Businesses seek dismissal of slavery ties suit

A dozen remaining defendants in a 2006 lawsuit alleging they violated a city ordinance requiring them to research and disclose their ties to the African slave trade will argue for the suit's dismissal in Cook County Circuit Court today.

The lawsuit, brought by longtime black activist and founder of the Illinois chapter of the Black Panther Party Bob Brown, seeks a court order forcing the companies to research and disclose "any and all records ... of investments or profits from slavery, the slave industry, or slaveholder insurance policies."

Under a five-year-old city ordinance sponsored by former  Alderwoman Dorothy Tillman, companies doing business with the city of Chicago are required to search company and company predecessor records for "records of investment or profits from the slavery era…and disclose the names of any and all slaves or slaveholders described in those records," the lawsuit says.

Brown's suit originally named 102 cities and businesses in a complaint that ran to more than 600 pages and included  13,000 footnotes purporting to document the defendants' undisclosed slavery records. He later voluntarily dismissed all but the 12 remaining defendants.

The Archdiocese of Chicago, United Airlines, American Airlines, Willis of Illinois, Maximus, Unison-Maximus, JP Morgan Chase & Co., Citigroup, ABN AMRO and Bank of America maintain they are not in violation of any city laws.

Brown's complaint demands tens of thousands of dollars in civil penalties and fines for each finding of false statements and false representations. He is also seeking the appointment of an independent commission to monitor compliance with the ordinance.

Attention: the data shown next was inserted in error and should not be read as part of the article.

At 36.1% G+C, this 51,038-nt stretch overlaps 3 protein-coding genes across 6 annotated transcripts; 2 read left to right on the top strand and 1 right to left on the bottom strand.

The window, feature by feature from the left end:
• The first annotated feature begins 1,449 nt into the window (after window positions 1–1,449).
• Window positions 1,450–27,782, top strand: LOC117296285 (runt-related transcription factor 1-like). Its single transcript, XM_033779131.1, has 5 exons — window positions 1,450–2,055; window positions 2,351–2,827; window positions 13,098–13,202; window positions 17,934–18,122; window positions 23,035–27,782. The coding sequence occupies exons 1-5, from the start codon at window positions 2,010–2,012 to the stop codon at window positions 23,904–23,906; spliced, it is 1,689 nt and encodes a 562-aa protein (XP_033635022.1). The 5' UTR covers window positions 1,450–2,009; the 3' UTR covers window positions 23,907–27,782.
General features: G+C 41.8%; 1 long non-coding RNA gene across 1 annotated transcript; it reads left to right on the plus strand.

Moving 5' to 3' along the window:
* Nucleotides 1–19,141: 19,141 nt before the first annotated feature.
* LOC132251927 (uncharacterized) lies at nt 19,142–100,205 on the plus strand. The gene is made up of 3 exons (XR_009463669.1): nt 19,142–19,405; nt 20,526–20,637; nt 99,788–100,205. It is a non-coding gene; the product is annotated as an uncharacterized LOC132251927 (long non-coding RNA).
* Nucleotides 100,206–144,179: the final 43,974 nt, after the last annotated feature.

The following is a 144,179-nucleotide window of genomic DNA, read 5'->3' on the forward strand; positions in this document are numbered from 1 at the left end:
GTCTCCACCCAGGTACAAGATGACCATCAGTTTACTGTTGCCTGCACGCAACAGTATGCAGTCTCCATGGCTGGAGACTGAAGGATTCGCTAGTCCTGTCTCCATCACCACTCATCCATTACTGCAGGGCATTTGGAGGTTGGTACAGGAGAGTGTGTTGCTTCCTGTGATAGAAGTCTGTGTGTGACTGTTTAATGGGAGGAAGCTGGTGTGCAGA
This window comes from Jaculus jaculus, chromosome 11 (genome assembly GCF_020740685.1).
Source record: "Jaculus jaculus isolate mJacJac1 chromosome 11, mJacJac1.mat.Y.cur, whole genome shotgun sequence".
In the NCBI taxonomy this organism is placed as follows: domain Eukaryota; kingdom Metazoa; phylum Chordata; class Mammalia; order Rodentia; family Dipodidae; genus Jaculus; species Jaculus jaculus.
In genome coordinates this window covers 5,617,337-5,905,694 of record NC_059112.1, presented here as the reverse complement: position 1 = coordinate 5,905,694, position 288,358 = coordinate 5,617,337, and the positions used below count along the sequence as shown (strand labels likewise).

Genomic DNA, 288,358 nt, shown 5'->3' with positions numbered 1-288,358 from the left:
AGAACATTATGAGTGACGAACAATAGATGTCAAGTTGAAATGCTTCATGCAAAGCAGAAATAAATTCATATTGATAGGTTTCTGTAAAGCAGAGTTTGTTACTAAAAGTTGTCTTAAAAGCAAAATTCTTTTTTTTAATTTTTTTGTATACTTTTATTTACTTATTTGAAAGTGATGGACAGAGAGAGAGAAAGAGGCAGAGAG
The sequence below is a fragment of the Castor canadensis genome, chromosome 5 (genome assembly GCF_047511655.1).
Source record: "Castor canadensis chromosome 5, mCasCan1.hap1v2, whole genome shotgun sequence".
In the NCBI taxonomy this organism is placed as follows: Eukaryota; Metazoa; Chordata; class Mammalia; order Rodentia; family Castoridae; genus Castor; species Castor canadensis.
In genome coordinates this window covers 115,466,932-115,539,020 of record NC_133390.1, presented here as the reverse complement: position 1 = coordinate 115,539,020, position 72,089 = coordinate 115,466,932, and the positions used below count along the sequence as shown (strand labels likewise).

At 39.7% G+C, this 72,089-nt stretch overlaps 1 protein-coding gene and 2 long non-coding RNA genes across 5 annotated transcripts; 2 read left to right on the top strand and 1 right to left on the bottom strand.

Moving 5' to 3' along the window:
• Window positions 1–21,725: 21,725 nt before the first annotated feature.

According to the lawsuit, failure to either research or disclose any slavery ties would void any business agreements  between the company and the city.

"The moment the law became effective, I began researching two or three thousand vendors to the city of Chicago," Brown said.

Over 2,000 vendors filed economic disclosure statements. Of those, the majority did not file slave-era disclosure statements, Brown said.

Brown's research comes largely from transportation records compiled in a Harvard University database of  more than  27,000 transatlantic slave voyages between 1650 and 1867. The database includes records of ship ownership, captains, ports, number of slaves, and the business organizations of slave traders.

Brown said his main goal is to expose the connections between the slave trade and business.

"This suit is part of an ongoing fight for civil rights, democracy and peace in Chicago," said Brown. "If my mama sold slaves," he said, "I want the record set straight."

 

Discuss